Author Archives: Jordan Crook

Nintendo is offering an exclusive Fortnite bundle with the Switch

Fortnite has taken the world by storm. In fact, the game is so popular that Epic has released versions for PC, Xbox, PS4, iOS, Android and the Nintendo Switch, making the game about as accessible as possible.

The popularity of the game stems from the general popularity of the Battle Royale genre and popular streamers like Ninja, who have made the game so much fun to watch. But it also comes from the fun, and often fleeting, skins, dances and pick axes the game offers in its Item Shop.

On October 5th, folks interested in the Switch can pick up some extra Fortnite swag.

Nintendo is releasing a bundle that will include an exclusive Fortnite skin, glider and pick-axe, as well as an extra 1,000 V-Bucks. To be clear, 1,000 V-bucks is the equivalent of $10 and won’t get you much from the Item Shop.

Plus, as pointed out by the Verge, Nintendo has offered several different bundles which would allow customers to pick up a Switch for $329 alongside one of a few games. In most cases, those games cost money, whereas Fortnite is a free to play game.

But the Nintendo Switch bundle is the only way to get your hands on the Switch gear that comes with it.

This isn’t the first time that Epic has given out exclusive gear to players using different hardware or services. There is an exclusive Twitch Prime skin, a Sony PS4 skin, and even a skin for Galaxy Note 9 owners.

The Bundle is available for $329 on October 5.

PlayVS taps League of Legends in launch of high school esports platform

PlayVS, the startup bringing an e-sports infrastructure to the high school level, has today announced that it will partner with Riot’s League of Legends for its early-access season.

High school students across five states, including Connecticut, Georgia, Kentucky, Massachusetts, and Rhode Island, will be able to sign up to play for their school in Season Zero, which begins in October 2018.

Around 200 colleges and universities across the U.S. and Canada are offering esports scholarships, but without any infrastructure around high school esports, those recruiters are left at the mercy of the publishers and a grueling tournament schedule.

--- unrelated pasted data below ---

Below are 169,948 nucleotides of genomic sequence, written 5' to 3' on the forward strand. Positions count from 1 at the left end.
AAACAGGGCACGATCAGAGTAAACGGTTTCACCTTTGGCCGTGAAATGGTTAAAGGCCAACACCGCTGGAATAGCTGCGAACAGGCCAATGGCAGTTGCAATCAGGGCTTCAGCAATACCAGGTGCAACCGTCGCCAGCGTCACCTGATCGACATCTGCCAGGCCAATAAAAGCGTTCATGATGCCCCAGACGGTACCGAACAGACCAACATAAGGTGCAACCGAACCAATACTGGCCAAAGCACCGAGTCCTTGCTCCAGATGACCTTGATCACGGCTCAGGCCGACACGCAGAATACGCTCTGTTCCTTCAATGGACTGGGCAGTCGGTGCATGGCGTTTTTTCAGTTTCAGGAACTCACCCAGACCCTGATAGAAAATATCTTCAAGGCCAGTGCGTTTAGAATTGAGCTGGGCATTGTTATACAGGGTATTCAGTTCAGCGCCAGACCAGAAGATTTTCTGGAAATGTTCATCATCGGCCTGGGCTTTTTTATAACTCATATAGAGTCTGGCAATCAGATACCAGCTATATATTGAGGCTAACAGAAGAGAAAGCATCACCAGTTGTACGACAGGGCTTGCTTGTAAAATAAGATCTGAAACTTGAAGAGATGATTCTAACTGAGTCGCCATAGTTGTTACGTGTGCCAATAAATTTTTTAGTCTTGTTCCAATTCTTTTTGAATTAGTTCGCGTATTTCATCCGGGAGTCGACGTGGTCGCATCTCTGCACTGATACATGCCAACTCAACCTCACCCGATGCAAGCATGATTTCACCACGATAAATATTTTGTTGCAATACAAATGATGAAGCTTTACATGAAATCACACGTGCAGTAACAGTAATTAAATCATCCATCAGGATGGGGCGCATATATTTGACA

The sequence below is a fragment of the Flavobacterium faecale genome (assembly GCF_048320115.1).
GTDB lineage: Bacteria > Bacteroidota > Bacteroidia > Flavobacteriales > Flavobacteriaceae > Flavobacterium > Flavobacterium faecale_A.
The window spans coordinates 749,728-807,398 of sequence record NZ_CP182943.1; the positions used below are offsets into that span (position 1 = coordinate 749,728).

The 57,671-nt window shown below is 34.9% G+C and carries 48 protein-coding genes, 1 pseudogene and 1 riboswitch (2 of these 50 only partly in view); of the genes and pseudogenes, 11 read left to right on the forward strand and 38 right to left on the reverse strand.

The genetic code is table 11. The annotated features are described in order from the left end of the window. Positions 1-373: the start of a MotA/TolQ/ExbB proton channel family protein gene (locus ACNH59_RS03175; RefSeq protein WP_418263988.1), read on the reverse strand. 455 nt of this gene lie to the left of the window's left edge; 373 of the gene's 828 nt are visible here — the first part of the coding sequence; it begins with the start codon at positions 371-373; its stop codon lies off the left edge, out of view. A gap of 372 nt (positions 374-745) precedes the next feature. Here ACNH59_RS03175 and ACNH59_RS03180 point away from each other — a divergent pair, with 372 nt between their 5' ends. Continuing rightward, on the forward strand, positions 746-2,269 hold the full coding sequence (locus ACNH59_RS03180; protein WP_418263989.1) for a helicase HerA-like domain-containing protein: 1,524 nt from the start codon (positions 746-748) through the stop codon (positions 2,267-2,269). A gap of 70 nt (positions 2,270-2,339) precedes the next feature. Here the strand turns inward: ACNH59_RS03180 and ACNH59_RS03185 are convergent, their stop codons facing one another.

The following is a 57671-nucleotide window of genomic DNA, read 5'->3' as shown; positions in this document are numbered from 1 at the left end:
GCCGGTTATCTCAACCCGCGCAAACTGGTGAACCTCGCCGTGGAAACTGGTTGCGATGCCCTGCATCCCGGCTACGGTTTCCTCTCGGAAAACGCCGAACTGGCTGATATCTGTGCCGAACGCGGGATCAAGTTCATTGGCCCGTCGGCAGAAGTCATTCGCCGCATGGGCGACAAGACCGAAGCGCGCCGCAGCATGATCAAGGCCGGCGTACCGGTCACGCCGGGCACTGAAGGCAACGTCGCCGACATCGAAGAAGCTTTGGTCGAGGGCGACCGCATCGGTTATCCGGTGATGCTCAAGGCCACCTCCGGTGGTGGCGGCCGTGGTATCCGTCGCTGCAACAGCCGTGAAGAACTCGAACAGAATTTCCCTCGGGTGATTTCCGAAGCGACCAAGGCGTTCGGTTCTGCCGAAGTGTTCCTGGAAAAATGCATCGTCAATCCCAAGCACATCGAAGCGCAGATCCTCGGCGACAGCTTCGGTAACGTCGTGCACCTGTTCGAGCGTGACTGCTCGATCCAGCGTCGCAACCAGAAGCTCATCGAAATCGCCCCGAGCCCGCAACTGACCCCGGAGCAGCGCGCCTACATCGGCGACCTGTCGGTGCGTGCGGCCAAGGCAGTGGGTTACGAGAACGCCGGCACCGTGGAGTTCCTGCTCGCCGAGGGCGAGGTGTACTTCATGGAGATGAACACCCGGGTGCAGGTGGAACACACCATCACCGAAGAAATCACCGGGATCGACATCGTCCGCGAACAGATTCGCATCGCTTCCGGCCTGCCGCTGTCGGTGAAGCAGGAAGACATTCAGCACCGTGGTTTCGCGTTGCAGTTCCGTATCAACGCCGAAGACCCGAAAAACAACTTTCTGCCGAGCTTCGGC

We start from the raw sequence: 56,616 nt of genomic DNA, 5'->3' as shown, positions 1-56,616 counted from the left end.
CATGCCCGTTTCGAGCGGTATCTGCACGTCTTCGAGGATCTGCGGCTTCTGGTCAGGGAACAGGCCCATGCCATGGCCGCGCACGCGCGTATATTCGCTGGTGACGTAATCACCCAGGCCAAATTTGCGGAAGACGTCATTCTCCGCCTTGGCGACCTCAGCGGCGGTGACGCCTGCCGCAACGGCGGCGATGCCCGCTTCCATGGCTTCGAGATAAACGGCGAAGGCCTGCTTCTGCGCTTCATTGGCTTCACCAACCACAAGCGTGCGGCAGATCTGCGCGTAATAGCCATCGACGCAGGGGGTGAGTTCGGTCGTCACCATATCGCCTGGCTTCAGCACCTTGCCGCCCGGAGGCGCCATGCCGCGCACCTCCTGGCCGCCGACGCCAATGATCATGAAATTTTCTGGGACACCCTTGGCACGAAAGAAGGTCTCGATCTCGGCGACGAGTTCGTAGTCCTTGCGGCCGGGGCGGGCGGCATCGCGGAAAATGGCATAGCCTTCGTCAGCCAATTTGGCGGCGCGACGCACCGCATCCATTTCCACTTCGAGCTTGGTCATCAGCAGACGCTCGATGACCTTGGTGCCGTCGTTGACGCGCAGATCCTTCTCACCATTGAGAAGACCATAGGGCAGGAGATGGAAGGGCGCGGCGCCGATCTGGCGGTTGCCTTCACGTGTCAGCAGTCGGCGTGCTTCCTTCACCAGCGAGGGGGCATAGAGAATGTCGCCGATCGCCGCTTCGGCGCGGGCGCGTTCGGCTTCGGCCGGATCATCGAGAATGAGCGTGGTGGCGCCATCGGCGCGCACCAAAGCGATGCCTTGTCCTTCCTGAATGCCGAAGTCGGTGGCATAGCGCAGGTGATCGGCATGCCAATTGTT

Meanwhile, young gamers who want to go pro are forced to gain a following via Twitch, or hit up all those tournaments and find a way to shine.

PlayVS offers access to recruiters while giving high school students the chance to play competitive esports at the high school level. The startup, backed by Science with $15.5 million in funding, has partnered with the NFHS (essentially the NCAA of high school) to offer turnkey competition through its dashboard.

PlayVS partners with publishers, and lets players sign up, receive team and league schedules, check standings and stats, and actually play the game all within the PlayVS online portal.

PlayVS has a no-cut policy, letting high schools submit as many unique teams as they like. Given that the company makes money from players themselves ($64/season/player), it makes sense that the company would take a ‘the more the merrier’ approach.

The company then divides up those teams into conferences, and the teams play to be conference champions, advance to semi-finals, and eventually head to the state championship. All the games will be played from the students’ own school through the online portal, except for the State Championship tournament which will have a live spectator audience.

This season, which includes five states, gives PlayVS a chance to roll out the platform to a smaller pool of players and work out any issues ahead of the inaugural season, which starts February 2019.